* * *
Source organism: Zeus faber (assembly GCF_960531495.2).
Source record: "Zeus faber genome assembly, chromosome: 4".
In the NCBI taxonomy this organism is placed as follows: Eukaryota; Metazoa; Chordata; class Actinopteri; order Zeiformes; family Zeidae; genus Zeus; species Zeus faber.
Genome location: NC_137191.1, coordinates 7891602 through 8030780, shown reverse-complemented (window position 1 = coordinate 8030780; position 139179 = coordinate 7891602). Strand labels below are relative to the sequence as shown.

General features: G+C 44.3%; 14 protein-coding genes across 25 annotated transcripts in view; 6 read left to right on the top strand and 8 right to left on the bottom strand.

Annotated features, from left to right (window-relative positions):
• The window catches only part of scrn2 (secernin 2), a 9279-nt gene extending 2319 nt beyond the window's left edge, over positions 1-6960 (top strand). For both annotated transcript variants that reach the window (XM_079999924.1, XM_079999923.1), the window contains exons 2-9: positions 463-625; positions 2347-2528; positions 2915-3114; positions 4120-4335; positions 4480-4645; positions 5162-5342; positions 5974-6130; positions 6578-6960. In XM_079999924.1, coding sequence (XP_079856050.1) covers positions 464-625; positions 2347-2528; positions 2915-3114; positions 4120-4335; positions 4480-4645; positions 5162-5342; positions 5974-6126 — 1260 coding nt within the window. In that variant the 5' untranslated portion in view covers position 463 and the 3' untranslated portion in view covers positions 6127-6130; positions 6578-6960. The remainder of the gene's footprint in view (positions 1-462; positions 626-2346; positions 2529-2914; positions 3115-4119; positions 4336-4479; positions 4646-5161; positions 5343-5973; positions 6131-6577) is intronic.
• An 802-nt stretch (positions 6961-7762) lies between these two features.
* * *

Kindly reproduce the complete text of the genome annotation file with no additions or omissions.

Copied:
Source organism: Zeus faber (assembly GCF_960531495.2).
Source record: "Zeus faber genome assembly, chromosome: 4".
In the NCBI taxonomy this organism is placed as follows: Eukaryota; Metazoa; Chordata; class Actinopteri; order Zeiformes; family Zeidae; genus Zeus; species Zeus faber.
Genome location: NC_137191.1, coordinates 7891602 through 8030780, shown reverse-complemented (window position 1 = coordinate 8030780; position 139179 = coordinate 7891602). Strand labels below are relative to the sequence as shown.

General features: G+C 44.3%; 14 protein-coding genes across 25 annotated transcripts in view; 6 read left to right on the top strand and 8 right to left on the bottom strand.

Annotated features, from left to right (window-relative positions):
• The window catches only part of scrn2 (secernin 2), a 9279-nt gene extending 2319 nt beyond the window's left edge, over positions 1-6960 (top strand). For both annotated transcript variants that reach the window (XM_079999924.1, XM_079999923.1), the window contains exons 2-9: positions 463-625; positions 2347-2528; positions 2915-3114; positions 4120-4335; positions 4480-4645; positions 5162-5342; positions 5974-6130; positions 6578-6960. In XM_079999924.1, coding sequence (XP_079856050.1) covers positions 464-625; positions 2347-2528; positions 2915-3114; positions 4120-4335; positions 4480-4645; positions 5162-5342; positions 5974-6126 — 1260 coding nt within the window. In that variant the 5' untranslated portion in view covers position 463 and the 3' untranslated portion in view covers positions 6127-6130; positions 6578-6960. The remainder of the gene's footprint in view (positions 1-462; positions 626-2346; positions 2529-2914; positions 3115-4119; positions 4336-4479; positions 4646-5161; positions 5343-5973; positions 6131-6577) is intronic.
• An 802-nt stretch (positions 6961-7762) lies between these two features.